Linguistics

Introduction

Linguistics is the scientific study of language, which can be broadly divided into numerous areas of study, including morphology (word structure), syntax (phrase and sentence structure), phonetics/phonology (sound system), and semantics/pragmatics (meaning).

The various fields of linguistics cover a wide range of research and application, including language documentation, language acquisition and education, sociolinguistics, neurolinguistics, corpus linguistics, translation, and interpretation.

This guide highlights resources on linguistics that are available at the Lee Kong Chian Reference Library as well as on the Internet. As the guide is not intended to be comprehensive, interested readers should search the NLB catalogue or the Internet for more resources.

 

Search Terms Call Number
Language 400
Dictionaries & encyclopedias 403
Linguistics 410
Writing systems 411
Phonology & phonetics 414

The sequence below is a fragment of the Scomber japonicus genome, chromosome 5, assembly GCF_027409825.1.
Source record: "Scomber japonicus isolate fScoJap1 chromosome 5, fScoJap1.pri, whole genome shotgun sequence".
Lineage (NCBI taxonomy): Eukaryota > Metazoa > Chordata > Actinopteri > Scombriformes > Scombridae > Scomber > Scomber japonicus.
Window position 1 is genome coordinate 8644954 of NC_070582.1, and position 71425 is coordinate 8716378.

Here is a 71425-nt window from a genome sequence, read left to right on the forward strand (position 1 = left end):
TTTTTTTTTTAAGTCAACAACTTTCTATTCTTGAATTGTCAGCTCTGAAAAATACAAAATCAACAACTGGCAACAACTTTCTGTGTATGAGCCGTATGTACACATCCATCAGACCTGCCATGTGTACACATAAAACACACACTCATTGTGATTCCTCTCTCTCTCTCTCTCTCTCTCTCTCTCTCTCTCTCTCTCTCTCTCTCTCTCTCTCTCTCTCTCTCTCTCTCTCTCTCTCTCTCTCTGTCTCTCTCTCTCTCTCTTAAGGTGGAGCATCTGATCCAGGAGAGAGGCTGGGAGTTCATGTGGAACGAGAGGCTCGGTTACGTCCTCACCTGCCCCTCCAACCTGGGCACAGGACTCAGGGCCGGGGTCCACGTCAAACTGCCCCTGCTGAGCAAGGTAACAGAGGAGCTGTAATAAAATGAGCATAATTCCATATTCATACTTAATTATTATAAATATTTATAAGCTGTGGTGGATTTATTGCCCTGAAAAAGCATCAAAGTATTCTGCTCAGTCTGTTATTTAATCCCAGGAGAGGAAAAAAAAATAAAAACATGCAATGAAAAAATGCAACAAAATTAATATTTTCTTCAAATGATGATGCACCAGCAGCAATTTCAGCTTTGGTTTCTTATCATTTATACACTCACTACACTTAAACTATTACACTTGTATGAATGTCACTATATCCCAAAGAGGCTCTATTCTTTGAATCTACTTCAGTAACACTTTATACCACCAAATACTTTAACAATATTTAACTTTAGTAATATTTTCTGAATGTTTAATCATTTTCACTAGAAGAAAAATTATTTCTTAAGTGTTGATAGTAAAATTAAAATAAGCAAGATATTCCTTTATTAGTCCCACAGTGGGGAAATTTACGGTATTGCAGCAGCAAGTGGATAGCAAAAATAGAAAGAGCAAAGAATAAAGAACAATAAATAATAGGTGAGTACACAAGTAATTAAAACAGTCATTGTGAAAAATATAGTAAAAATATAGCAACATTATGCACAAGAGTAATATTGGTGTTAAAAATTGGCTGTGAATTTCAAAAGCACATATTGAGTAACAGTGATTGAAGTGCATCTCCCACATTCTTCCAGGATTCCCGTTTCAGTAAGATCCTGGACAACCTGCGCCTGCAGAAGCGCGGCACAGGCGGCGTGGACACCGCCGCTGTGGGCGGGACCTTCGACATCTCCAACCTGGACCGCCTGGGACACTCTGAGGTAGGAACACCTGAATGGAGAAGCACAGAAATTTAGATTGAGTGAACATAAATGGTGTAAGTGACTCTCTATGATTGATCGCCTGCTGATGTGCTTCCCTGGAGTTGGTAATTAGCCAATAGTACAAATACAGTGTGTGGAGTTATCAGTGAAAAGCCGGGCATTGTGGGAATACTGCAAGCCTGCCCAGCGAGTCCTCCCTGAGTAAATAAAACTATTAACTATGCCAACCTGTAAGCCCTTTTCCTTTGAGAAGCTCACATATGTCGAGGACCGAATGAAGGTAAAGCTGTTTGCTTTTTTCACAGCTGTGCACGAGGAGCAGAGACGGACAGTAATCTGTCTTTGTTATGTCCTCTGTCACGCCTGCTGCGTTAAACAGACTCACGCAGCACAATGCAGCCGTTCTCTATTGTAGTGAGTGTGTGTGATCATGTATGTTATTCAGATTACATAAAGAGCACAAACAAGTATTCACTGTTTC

Grammar 415

 

Books

Books and texts are often mainstays of resource guides as these provide introductory and comprehensive information on a particular topic. The books below range from broad overviews of the field of linguistics to more specific discussions of language acquisition, historical linguistics, corpus linguistics, and more. There are books dealing with global linguistic issues as well as more localised publications, including some focused on Singapore and Southeast Asia. Together they constitute a substantial variety of in-depth material on linguistics and its different fields.

 

  • Campbell, G. L. & King, G. (2013). Compendium of the world’s languages. Abingdon, Oxon: Routledge.
    Call no.: R 403 CAM
    This book is an extensive compendium of 342 of the world’s natural language systems, recording and explaining their key features, phonology, morphology, history, usage, and more.